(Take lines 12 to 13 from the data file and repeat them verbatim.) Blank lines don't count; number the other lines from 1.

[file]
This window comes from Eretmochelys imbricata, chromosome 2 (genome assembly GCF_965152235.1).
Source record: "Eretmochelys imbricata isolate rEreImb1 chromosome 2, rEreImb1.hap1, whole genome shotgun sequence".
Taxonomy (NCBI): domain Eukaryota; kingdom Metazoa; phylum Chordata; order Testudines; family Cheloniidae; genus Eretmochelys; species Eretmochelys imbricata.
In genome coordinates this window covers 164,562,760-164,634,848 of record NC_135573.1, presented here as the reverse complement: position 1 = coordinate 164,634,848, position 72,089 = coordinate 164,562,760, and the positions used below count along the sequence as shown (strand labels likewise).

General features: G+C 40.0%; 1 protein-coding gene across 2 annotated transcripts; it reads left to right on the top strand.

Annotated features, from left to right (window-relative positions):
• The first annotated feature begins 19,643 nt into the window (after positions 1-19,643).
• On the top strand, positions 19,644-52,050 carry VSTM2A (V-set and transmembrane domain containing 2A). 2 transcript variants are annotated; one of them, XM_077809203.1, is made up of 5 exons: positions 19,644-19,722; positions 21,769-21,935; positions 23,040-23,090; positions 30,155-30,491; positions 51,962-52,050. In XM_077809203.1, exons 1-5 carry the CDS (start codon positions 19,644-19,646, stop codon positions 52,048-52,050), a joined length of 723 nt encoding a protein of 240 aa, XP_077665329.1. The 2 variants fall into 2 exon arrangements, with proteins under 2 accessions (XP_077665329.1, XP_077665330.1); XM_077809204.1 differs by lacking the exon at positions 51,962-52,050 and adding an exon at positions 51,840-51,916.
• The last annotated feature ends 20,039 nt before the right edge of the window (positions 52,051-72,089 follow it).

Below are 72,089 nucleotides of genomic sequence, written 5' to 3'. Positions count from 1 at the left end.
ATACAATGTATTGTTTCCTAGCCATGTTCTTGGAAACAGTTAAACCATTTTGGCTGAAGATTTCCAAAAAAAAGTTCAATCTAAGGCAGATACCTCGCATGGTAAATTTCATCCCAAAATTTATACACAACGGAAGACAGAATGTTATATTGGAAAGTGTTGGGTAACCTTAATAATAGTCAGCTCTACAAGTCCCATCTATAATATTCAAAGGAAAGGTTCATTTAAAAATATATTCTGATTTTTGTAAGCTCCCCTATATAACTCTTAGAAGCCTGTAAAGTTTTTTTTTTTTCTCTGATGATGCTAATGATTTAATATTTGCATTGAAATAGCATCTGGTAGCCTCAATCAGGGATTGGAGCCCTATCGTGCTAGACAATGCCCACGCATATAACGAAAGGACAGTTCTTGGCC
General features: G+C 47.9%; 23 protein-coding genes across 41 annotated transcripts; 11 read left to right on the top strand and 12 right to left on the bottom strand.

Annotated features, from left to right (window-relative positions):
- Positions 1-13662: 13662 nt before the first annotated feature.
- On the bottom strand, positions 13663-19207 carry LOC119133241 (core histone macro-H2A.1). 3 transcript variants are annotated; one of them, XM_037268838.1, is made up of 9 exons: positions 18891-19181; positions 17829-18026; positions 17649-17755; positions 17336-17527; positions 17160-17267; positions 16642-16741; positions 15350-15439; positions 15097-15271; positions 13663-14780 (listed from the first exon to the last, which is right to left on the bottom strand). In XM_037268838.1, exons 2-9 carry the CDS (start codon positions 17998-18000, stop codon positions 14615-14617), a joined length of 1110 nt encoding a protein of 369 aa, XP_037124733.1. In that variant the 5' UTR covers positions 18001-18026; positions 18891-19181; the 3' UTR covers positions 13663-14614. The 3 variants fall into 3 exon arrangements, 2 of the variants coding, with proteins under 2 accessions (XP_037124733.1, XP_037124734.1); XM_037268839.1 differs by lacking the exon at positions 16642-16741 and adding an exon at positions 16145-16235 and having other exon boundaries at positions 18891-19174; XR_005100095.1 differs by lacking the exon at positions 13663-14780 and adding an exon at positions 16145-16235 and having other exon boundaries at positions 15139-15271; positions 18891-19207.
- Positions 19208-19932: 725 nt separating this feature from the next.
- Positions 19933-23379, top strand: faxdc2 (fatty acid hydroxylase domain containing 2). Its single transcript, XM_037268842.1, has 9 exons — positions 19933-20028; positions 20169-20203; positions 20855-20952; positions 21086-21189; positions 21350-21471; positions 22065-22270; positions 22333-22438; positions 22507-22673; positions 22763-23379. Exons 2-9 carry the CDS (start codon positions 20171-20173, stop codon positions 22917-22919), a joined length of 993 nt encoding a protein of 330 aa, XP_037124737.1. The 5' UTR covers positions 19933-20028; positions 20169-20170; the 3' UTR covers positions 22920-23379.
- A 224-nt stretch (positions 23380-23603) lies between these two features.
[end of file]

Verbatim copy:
General features: G+C 47.9%; 23 protein-coding genes across 41 annotated transcripts; 11 read left to right on the top strand and 12 right to left on the bottom strand.

Annotated features, from left to right (window-relative positions):